You’re working from home. We’re working from home. Let’s talk about how to make working from home better.
If you’re new to remote work, you may be surprised by how easy it is for your work day to become an uninterrupted slog of assignments, emails, deadlines and video conferences. (On that note: Try our designer conferencing video backgrounds).
That’s because you’re now operating without the usual guardrails of a morning and evening commute, a set lunch hour and impromptu coffee breaks with your cubicle neighbor. That lack of a framework isn’t good for your mindset, your productivity or the quality of your work.
That’s why it’s wise to establish new work habits that “punctuate” your day with a predictable routine–one that builds in breaks away from your workspace. Adding structure to your day ultimately increases efficiency, saves time and helps you get into a flow.
Here are a few tips for creating a healthy rhythm when working remotely.
Before Your Work Day
Now that your commute is from one room to another, think about how you can develop a morning ritual that allows you to transition into work mode slowly and thoughtfully.
Enjoy your morning coffee or tea, and a real breakfast, prior to sitting down at your laptop.
Treat yourself to an act of self-care. Enjoy some playtime with your pet. Put on your favorite music. Read something inspirational.
And dress the part of going to work. Even the nicest yoga pants don’t tell your brain, “It’s go-time.” What you wear actually affects brain function. It’s a phenomenon called “enclothed cognition.”
“Treat sitting down at your desk (or sofa or other makeshift workspace) as if you’re walking into the office,” says Lee, Havenly’s founder and CEO. “Starting off the day on a productive note is the best way to ensure you tackle your priorities.”
During Your Work Day
As much as your work (and your boss) will allow, set regular times for start up and shut down– and stick to them.
It’s also helpful to establish rules of engagement with your colleagues and others in your home. Are you OK with co-workers contacting you in the evening, for example? When is it all right for your housemate to enter your work area for a non-essential chat?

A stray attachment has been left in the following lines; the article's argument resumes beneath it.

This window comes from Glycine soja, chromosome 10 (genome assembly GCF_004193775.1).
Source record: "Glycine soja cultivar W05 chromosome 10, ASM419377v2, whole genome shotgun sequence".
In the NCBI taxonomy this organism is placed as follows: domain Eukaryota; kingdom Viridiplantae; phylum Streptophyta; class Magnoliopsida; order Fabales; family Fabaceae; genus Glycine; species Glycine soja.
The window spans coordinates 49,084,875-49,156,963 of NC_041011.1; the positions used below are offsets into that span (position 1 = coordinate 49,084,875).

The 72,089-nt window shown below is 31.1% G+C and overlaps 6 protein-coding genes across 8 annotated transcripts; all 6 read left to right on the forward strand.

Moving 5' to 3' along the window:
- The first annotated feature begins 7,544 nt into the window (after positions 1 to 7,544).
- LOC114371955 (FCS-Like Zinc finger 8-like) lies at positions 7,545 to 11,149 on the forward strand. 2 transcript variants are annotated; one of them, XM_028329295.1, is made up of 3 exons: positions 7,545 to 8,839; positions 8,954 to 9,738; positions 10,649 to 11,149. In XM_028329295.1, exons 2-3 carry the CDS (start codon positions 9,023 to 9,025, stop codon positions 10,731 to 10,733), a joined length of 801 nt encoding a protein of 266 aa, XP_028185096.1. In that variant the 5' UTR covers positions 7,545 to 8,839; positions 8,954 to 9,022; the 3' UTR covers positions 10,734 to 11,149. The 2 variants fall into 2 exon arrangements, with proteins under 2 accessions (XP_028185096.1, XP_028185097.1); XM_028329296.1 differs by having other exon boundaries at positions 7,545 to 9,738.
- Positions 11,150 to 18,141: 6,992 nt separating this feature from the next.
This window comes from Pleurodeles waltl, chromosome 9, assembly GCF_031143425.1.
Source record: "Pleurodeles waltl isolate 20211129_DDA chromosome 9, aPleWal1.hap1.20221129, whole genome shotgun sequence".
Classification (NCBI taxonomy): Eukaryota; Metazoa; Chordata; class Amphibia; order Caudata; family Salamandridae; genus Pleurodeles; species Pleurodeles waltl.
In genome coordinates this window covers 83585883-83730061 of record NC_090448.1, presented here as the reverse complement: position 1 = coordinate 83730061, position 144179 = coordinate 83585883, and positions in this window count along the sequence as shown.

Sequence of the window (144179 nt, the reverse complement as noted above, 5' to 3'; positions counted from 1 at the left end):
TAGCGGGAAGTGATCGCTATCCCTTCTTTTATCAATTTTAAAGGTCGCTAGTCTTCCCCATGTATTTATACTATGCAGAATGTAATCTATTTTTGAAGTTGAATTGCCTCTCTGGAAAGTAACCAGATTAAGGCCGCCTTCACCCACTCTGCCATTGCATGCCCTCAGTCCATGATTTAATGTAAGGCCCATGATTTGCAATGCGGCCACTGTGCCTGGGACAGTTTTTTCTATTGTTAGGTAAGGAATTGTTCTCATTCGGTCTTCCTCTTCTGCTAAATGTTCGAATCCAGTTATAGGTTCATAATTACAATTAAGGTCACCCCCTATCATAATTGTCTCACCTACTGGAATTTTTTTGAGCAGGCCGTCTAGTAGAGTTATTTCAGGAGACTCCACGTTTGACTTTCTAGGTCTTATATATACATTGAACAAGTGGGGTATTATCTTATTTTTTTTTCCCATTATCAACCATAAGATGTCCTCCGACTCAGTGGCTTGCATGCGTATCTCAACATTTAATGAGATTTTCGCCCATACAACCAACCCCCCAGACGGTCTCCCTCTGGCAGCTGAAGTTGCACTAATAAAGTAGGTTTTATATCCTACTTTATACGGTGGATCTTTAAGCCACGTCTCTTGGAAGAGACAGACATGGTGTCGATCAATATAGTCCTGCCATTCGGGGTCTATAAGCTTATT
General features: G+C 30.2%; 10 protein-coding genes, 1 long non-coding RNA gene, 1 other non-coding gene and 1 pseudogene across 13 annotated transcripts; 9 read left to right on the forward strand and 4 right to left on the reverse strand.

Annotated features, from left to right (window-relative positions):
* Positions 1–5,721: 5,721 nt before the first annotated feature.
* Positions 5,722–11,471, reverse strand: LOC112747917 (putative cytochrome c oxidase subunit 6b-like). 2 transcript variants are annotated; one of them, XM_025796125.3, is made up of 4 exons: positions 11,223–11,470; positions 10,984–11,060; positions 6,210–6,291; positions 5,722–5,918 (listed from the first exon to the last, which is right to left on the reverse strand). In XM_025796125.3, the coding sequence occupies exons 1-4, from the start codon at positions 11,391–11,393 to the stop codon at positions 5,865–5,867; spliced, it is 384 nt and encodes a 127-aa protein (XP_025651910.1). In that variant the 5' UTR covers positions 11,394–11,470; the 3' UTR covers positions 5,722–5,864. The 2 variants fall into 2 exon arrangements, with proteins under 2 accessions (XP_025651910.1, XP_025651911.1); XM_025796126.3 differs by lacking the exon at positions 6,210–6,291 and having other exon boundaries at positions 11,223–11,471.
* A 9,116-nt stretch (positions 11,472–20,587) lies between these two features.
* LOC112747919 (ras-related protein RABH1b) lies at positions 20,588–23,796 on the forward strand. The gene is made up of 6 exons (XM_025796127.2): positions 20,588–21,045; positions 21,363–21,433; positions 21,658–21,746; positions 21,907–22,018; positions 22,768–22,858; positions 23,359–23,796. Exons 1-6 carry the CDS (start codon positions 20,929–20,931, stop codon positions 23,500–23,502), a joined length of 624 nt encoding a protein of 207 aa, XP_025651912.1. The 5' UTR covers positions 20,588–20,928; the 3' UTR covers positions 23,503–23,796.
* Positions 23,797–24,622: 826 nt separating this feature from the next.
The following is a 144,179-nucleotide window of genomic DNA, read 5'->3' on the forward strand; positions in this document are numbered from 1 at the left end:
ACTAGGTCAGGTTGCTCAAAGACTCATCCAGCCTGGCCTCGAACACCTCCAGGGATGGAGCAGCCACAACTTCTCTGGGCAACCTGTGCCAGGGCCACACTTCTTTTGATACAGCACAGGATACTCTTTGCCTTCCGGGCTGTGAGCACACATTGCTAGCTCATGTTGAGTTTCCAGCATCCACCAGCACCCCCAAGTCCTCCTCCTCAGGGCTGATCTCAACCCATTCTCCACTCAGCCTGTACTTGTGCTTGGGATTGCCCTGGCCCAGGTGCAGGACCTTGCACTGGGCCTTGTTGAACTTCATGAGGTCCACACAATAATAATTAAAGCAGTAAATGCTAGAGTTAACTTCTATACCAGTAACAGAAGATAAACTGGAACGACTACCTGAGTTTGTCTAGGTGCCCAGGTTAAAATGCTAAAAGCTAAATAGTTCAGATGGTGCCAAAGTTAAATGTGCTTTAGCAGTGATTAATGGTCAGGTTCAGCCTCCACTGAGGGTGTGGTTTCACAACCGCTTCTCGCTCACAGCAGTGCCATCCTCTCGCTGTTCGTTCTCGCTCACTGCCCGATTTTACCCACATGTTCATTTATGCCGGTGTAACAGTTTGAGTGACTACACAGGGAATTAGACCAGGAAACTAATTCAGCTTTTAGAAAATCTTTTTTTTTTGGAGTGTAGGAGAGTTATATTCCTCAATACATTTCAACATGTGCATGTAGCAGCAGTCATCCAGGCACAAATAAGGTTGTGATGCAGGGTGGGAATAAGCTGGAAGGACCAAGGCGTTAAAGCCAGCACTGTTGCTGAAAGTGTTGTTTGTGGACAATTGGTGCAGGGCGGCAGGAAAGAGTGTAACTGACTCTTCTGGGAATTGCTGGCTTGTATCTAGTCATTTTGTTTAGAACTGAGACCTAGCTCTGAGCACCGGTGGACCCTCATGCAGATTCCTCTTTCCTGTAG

Perhaps most importantly, schedule time for mid-morning and mid-afternoon breaks. Develop a regular cadence and do whatever refuels you physically or gives your mind a rest.
Walk around your house or apartment, simply for the change of scenery. Whip up a dalgona coffee. Catch up on Instagram or TikTok or the distraction of your choice.
Or be mindful. Headspace has curated guided meditations, as short as three minutes, to help us navigate these trying times.
You might want to schedule time to be social with your colleagues, if you miss office small talk. Think about hosting a virtual coffee break for a few minutes of catch-up time (no shop talk allowed).
And, as long as you observe social distancing, be religious about scheduling time with nature.
Maybe that means just opening your window for some fresh air, taking in the view from your balcony, checking the progress of your herb garden or fetching the snail mail.
Those small moments are greatly beneficial: Interacting with nature is associated with better health.
One last tip: Some people light a scented candle on their desk to symbolize that it’s time to start working. (The flame adds a lovely glow to spreadsheets.) When they blow out the candle at the end of the day, it’s another signal to their brain that work is done until tomorrow.
At the End of Your Work Day
Whether you’re working from your sofa or your dining room table, the lines between personal and professional can blur. Stick to your rule about when you’ll wrap up for the day, then exit your work programs and step away from the screen.
If you can physically shut a door on your workspace until the next morning, great. If you can take a walk or hit the yoga mat to separate work and home life for even half an hour, even better. The transition out of work mode in the afternoon is just as important as the transition into work mode in the morning.
Change into something more comfortable and enjoy an evening that refuels you mentally, physically and spiritually.
Separating the Work Week from Weekends
Your weekends are yours to relish, at least as much as they were when you commuted to work. Keep them sacrosanct.
Plan a special activity that will get you out of the house (safely and always with social distancing in mind). Visit a park in a neighboring county or explore a different route through your neighborhood on foot or on your bike.
Staying indoors? Coordinate a virtual happy hour, dinner party or game night. Rearrange your furniture. Cook. Craft. Knit. Read.
Reconnect with someone you’ve lost touch with, even if that person is you.